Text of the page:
The PowerShell script tightens the settings on the service account to remove the vulnerability to the below values:

  • Disable inheritance on the specified object
  • Remove all ACEs on the specific object, except ACEs specific to SELF. We want to keep the default permissions intact when it comes to SELF.
  • Assign specific permissions.


How do I run the script?

Since the script is on the Microsoft PowerShell Gallery, it can be easily run, by using the following two lines of PowerShell:


New-Item “C:\Program Files\WindowsPowerShell\Modules\ADSyncConfig” -Type Directory

“C:\Users\administrator\downloads\adsyncconfig.psm1″ -Destination “C:\Program Files\WindowsPowerShell\Modules\ADSyncConfig\ADSyncConfig.psm1” -Force

-Path  “C:\Program Files\WindowsPowerShell\Modules\ADSyncConfig\ADSyncConfig.psd1” -RootModule ADSyncConfig.psm1


-ObjectDN “CN=AAD_eabcdefg123,CN=Users,DC=dirteam,DC=com-Credential $credential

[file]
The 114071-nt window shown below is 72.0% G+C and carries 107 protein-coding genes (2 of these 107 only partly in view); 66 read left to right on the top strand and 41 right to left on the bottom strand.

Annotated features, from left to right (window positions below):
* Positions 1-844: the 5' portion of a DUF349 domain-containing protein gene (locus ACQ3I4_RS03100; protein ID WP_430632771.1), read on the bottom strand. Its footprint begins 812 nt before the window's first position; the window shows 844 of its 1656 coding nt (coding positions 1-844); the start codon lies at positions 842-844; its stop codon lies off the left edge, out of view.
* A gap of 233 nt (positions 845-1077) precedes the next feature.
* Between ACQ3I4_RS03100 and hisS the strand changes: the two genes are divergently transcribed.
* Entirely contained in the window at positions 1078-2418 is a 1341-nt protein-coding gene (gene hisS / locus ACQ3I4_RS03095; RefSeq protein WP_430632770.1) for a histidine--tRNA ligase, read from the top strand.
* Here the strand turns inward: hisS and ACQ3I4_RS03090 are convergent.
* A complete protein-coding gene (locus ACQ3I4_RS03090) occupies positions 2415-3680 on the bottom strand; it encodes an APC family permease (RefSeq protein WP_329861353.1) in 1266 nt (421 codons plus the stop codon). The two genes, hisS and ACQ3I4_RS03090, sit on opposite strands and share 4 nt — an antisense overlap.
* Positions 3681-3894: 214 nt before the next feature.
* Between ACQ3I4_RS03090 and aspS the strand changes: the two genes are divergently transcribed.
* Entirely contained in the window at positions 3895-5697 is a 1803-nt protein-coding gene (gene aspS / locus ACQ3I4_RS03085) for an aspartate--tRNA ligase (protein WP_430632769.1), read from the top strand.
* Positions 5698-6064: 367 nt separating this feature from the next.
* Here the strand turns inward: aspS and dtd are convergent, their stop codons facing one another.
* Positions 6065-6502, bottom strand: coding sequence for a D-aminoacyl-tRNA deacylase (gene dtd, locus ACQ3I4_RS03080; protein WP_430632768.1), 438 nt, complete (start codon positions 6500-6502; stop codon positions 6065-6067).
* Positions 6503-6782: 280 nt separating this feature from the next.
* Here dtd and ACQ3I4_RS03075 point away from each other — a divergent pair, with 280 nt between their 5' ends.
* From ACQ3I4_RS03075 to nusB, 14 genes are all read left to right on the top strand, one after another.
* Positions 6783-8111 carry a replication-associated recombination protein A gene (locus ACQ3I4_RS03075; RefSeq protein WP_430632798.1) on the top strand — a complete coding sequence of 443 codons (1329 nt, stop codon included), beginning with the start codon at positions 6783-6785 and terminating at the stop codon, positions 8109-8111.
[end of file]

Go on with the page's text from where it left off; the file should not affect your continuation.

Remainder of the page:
Assuming you’d download the PowerShell Module and storing the download in the Downloads folder, you’d change the grey fields, to make $ObjectDN (the Active Directory account whose permissions need to be tightened) and $Credential (the credential used to authenticate the client when talking to Active Directory. This is generally the Enterprise Admin credentials used to create the account whose permissions needs tightening) appropriate for your environment.


How do I check if the vulnerability has been misused?

Since the escalation of privilege vulnerability lies in the ability for an attacker to reset the password of the Azure AD Connect service account, checking if the vulnerability has been misused, is easy as checking the pwdLastSet attribute of the account.

Additionally, the Active Directory event log contains information for the password reset event in case you find an unexpected timestamp.


Call to Action

If you haven’t configured your Azure AD Connect installation(s) with group Managed Service Accounts (gMSAs), yet, this is a good time to install Azure AD Connect as a Staging Mode server, and then, after due diligence, making it the actively synchronizing Azure AD Connect server.

Managed Service Accounts (MSAs) and group Managed Service Accounts  (gMSAs) are the way forward for service accounts in Microsoft-based environments.